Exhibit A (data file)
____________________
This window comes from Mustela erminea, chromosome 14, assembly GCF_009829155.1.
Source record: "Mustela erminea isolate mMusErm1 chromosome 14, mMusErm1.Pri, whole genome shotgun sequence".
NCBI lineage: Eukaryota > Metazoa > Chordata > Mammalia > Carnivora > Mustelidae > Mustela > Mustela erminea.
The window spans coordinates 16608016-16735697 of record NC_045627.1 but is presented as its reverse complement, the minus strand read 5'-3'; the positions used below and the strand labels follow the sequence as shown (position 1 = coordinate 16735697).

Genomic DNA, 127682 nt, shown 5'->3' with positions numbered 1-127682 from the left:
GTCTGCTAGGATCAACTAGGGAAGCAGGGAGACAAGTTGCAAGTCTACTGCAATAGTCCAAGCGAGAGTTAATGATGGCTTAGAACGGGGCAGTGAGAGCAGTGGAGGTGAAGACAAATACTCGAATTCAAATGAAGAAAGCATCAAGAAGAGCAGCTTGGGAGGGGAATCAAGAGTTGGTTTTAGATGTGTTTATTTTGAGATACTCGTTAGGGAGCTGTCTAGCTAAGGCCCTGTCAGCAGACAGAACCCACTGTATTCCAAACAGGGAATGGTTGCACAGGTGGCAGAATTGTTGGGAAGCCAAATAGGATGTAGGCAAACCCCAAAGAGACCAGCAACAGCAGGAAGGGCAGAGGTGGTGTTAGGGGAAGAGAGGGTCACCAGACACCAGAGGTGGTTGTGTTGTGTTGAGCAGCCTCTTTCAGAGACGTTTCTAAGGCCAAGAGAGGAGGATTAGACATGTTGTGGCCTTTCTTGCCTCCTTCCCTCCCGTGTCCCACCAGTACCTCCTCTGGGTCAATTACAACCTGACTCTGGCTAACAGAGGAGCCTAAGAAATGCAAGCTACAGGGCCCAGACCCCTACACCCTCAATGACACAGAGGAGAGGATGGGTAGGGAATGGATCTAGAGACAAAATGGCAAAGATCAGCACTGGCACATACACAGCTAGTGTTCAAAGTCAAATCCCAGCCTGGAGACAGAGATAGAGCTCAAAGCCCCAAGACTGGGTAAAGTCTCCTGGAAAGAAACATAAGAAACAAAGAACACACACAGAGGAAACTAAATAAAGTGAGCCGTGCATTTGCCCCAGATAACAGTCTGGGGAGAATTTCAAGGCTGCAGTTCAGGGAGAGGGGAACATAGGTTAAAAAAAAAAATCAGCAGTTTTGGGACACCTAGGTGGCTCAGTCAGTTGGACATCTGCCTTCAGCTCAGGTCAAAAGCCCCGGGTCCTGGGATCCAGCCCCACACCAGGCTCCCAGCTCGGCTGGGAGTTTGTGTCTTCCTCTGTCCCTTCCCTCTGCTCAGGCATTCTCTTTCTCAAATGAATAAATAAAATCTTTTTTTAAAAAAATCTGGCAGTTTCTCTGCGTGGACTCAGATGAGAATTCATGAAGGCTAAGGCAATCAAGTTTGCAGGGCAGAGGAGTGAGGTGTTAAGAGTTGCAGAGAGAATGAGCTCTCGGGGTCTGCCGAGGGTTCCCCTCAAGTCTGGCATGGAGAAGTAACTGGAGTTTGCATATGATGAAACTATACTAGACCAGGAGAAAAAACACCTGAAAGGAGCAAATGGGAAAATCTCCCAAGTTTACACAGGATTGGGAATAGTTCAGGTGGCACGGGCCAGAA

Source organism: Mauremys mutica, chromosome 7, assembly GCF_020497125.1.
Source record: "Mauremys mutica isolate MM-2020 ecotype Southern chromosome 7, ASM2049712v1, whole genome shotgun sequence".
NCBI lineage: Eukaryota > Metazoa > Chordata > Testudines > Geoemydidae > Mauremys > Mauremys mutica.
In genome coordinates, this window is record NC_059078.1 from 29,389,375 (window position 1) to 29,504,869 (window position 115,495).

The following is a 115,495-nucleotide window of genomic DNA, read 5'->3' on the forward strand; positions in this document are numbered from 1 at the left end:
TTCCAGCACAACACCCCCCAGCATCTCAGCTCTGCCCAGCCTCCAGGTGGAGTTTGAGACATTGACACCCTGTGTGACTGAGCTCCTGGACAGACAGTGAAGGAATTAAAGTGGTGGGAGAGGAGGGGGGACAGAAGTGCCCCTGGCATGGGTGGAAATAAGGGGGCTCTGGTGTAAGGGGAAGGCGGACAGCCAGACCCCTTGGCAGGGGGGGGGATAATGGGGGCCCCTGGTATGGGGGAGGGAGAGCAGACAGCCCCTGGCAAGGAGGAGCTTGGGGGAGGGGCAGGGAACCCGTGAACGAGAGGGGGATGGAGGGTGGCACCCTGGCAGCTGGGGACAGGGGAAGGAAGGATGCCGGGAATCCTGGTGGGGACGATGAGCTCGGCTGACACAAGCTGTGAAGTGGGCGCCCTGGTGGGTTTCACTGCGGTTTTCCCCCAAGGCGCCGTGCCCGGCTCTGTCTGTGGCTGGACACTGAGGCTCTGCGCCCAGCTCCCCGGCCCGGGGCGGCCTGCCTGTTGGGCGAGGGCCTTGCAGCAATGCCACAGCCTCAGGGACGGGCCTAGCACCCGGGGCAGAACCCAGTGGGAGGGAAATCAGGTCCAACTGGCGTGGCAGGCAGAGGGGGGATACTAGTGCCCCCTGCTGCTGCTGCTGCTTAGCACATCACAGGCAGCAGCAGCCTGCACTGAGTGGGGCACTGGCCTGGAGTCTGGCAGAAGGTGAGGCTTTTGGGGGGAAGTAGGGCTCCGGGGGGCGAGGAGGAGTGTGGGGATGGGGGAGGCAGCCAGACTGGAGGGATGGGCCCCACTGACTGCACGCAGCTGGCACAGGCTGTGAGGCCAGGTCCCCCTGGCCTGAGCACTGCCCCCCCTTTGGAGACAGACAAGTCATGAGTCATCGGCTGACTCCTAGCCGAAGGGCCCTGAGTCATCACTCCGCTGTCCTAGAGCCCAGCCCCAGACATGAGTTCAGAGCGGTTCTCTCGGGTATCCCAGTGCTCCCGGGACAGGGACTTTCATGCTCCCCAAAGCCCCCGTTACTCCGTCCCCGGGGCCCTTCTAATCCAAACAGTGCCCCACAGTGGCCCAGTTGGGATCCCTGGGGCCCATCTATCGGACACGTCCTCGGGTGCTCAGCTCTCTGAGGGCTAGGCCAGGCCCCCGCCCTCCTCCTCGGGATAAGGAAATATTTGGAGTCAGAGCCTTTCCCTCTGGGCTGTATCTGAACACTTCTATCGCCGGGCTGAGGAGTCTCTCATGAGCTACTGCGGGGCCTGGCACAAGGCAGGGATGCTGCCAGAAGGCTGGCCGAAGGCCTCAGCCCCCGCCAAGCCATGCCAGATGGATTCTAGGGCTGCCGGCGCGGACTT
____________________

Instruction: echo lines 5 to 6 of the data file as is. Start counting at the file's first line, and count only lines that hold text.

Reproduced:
Genomic DNA, 127682 nt, shown 5'->3' with positions numbered 1-127682 from the left:
GTCTGCTAGGATCAACTAGGGAAGCAGGGAGACAAGTTGCAAGTCTACTGCAATAGTCCAAGCGAGAGTTAATGATGGCTTAGAACGGGGCAGTGAGAGCAGTGGAGGTGAAGACAAATACTCGAATTCAAATGAAGAAAGCATCAAGAAGAGCAGCTTGGGAGGGGAATCAAGAGTTGGTTTTAGATGTGTTTATTTTGAGATACTCGTTAGGGAGCTGTCTAGCTAAGGCCCTGTCAGCAGACAGAACCCACTGTATTCCAAACAGGGAATGGTTGCACAGGTGGCAGAATTGTTGGGAAGCCAAATAGGATGTAGGCAAACCCCAAAGAGACCAGCAACAGCAGGAAGGGCAGAGGTGGTGTTAGGGGAAGAGAGGGTCACCAGACACCAGAGGTGGTTGTGTTGTGTTGAGCAGCCTCTTTCAGAGACGTTTCTAAGGCCAAGAGAGGAGGATTAGACATGTTGTGGCCTTTCTTGCCTCCTTCCCTCCCGTGTCCCACCAGTACCTCCTCTGGGTCAATTACAACCTGACTCTGGCTAACAGAGGAGCCTAAGAAATGCAAGCTACAGGGCCCAGACCCCTACACCCTCAATGACACAGAGGAGAGGATGGGTAGGGAATGGATCTAGAGACAAAATGGCAAAGATCAGCACTGGCACATACACAGCTAGTGTTCAAAGTCAAATCCCAGCCTGGAGACAGAGATAGAGCTCAAAGCCCCAAGACTGGGTAAAGTCTCCTGGAAAGAAACATAAGAAACAAAGAACACACACAGAGGAAACTAAATAAAGTGAGCCGTGCATTTGCCCCAGATAACAGTCTGGGGAGAATTTCAAGGCTGCAGTTCAGGGAGAGGGGAACATAGGTTAAAAAAAAAAATCAGCAGTTTTGGGACACCTAGGTGGCTCAGTCAGTTGGACATCTGCCTTCAGCTCAGGTCAAAAGCCCCGGGTCCTGGGATCCAGCCCCACACCAGGCTCCCAGCTCGGCTGGGAGTTTGTGTCTTCCTCTGTCCCTTCCCTCTGCTCAGGCATTCTCTTTCTCAAATGAATAAATAAAATCTTTTTTTAAAAAAATCTGGCAGTTTCTCTGCGTGGACTCAGATGAGAATTCATGAAGGCTAAGGCAATCAAGTTTGCAGGGCAGAGGAGTGAGGTGTTAAGAGTTGCAGAGAGAATGAGCTCTCGGGGTCTGCCGAGGGTTCCCCTCAAGTCTGGCATGGAGAAGTAACTGGAGTTTGCATATGATGAAACTATACTAGACCAGGAGAAAAAACACCTGAAAGGAGCAAATGGGAAAATCTCCCAAGTTTACACAGGATTGGGAATAGTTCAGGTGGCACGGGCCAGAA